• The UAOP is compulsory for all remotely piloted aircraft systems under 25 kg. UIN is not necessary for nano-drones (below 250 grams, including payload). UAS are allowed to fly only in permissible areas identified in the online platform.
  • The guidance requires permission for each flight through the Online Digital Sky platform for No Permission No Takeoff (NPNT) compliance.
  • It prohibits the carriage of any payload and Beyond Visual Line of Sight Operation (BVLOS), thus restricting autonomous operations. It allows visual line-of-sight daytime-only and a maximum of 400 ft. altitude operations.
  • Operators flying UAVs over 200 feet above ground level also need to obtain an Unmanned Aircraft Operator Permit (UAOP) from the DGCA. This permit does put the operator under stringent scrutiny.
  • No person other than an authorized UAS importer shall import a UAS or part or component thereof in India. No person other than a licensed UAS trader shall engage in selling, buying, or leasing of a UAS or a part of a component.
  • The operators should not fly their drones above densely populated areas and large crowds. They should fly during daylight hours and under the right weather conditions. One person can’t fly more than one UAV at the same time.
  • The use of drones or camera drones is prohibited in sensitive areas, including government or military facilities. Flying over national parks or wildlife sanctuaries is also barred.
  • A drone operator must be a trained drone pilot and should have attained the age of 18 years. The license plate indicating the operator’s details and how to contact them must be placed on the drone.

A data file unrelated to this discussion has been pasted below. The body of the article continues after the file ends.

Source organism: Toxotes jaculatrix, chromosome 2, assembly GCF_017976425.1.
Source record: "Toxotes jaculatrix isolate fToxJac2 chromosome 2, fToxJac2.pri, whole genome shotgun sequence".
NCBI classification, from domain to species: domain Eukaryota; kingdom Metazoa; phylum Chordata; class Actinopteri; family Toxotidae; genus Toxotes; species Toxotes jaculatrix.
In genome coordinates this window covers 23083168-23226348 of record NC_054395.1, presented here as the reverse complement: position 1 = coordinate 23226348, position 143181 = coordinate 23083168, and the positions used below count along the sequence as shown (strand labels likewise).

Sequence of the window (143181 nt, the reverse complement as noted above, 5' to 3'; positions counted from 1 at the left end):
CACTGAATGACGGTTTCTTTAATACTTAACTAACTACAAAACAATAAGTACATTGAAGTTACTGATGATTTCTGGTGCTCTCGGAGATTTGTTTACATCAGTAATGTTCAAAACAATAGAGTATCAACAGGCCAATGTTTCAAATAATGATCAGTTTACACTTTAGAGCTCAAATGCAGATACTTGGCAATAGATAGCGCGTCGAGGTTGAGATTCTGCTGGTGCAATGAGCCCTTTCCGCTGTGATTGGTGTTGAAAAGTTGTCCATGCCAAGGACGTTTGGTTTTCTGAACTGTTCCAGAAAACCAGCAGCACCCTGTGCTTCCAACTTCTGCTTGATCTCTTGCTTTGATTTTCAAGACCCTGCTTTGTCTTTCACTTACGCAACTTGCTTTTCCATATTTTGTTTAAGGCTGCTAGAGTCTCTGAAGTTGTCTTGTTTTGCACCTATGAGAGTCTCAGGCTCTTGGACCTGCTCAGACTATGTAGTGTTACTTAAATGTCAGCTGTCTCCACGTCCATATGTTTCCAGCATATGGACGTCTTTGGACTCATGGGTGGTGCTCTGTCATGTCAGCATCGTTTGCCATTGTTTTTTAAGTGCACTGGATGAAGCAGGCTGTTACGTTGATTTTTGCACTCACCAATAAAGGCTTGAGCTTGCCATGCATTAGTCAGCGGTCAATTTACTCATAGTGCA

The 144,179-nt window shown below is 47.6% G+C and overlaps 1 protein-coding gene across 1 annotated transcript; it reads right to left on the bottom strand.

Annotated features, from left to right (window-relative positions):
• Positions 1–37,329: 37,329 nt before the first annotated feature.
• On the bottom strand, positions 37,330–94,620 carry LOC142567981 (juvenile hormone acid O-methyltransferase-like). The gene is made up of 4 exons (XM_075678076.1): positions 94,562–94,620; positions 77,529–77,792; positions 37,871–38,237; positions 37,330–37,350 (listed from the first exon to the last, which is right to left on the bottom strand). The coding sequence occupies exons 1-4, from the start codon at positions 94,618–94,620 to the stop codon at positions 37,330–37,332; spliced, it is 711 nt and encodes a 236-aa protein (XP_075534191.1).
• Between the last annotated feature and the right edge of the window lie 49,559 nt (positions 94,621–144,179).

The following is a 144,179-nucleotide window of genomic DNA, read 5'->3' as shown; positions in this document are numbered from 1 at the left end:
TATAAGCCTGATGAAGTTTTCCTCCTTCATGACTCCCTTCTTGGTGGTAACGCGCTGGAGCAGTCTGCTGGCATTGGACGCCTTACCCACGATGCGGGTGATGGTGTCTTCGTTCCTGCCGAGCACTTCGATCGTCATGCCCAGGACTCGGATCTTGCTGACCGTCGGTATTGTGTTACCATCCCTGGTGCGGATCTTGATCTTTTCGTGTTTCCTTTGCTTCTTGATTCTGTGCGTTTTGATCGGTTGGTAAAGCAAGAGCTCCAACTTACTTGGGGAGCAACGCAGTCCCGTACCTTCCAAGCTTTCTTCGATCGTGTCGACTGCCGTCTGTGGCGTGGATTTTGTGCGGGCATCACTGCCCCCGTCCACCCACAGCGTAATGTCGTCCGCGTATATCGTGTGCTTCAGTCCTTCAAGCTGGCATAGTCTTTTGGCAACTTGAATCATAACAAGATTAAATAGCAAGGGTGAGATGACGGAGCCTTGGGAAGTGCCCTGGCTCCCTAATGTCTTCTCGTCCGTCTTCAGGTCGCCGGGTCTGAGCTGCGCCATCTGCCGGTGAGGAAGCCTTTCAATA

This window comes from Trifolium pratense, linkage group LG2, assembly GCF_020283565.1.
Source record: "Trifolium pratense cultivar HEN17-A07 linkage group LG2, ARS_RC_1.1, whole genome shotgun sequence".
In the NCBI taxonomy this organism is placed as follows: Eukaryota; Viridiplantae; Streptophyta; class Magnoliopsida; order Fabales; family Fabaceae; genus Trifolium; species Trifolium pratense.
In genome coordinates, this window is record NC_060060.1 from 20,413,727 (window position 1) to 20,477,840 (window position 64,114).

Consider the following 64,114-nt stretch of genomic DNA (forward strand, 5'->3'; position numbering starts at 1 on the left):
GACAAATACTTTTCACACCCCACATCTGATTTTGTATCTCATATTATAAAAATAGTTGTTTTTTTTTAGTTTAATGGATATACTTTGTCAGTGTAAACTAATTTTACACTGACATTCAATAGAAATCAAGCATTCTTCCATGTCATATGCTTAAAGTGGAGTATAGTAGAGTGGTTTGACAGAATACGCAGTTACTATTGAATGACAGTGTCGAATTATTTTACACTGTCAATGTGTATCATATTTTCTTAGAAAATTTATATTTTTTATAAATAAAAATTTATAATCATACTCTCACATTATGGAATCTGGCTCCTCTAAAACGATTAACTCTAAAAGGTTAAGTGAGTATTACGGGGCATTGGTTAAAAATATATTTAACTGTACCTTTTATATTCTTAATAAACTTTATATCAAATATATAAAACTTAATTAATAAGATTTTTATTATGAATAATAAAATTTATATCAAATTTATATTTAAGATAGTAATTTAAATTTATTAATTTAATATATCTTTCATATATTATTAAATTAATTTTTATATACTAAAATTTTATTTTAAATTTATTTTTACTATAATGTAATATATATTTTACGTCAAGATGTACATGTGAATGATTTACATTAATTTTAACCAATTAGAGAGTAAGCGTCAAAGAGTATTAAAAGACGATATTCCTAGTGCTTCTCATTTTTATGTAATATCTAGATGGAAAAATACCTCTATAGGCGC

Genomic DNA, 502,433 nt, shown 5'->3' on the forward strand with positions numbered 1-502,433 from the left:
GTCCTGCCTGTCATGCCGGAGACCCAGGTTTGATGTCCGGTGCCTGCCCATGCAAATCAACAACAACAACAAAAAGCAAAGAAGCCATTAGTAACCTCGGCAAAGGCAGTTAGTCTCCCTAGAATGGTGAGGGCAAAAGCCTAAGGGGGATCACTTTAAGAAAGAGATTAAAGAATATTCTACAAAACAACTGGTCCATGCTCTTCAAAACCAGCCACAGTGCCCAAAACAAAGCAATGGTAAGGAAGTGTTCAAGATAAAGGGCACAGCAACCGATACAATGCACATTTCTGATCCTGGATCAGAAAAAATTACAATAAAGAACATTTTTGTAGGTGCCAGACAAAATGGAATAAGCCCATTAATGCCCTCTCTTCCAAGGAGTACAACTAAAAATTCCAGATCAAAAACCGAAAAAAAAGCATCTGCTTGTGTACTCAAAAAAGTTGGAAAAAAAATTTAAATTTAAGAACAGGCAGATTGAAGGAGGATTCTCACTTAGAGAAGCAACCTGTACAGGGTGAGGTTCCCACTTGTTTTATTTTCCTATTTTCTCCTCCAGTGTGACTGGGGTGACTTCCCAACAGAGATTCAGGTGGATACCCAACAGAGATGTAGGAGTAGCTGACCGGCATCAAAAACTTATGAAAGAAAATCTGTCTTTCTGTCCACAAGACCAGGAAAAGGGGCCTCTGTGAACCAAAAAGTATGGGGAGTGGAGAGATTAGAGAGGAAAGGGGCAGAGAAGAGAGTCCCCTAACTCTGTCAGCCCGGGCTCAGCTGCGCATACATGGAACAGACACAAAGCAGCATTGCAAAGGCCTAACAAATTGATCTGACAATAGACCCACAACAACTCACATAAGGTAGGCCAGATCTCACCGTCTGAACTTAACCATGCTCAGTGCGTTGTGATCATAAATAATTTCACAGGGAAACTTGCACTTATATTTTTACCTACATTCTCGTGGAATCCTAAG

• The area within 50 km of the country’s border is prohibited for drone flying. Flying drone more than 500 meters into the sea from the coastline is banned.
  • The person applying as a Qualified Remote Pilot shall not be less than eighteen years of age. He/she should be medically fit and shall have passed class X or its equivalent examination from a recognized Board. The person should have completed the training course from an authorized training organization or institutes. No person having an age more than sixty-five years can be a qualified remote pilot.
  • All unmanned aircrafts shall have emergency recovery systems to ensure protection from damage and public injury in any failure conditions. They must have a valid third-party insurance policy to cover the liability that may arise on account of a mishap.
  • As of date, the current Digital Sky platform only accepts registrations for these RPA models: LookOut VTOL RPAS, Patang, A200, Insight, Ninja, Agribot UAV, Prion Mk3, Starlite, Freebird Z1 A, DH-Q4, WHITE HAWK, Staredge, Model V, A400, NOCTUA DS and Insight 2.0.
  • The firms registered in the DIGITAL SKY platform of DGCA for the manufacture of drones are Throttle Aerospace Systems, Skylark Drones, Asteria Aerospace, Aarav Unmanned Systems, ideaForge Technology, IoTechWorld Avigation, UAVE Limited, Hubblefly Technologies, Ecom Infotech, Dhasksha Unmanned Systems, EDALL SYSTEMS, Hubblefly Technologies, CBAI Technologies, Asteria Aerospace, Detect Technologies, and Aarav Unmanned Systems.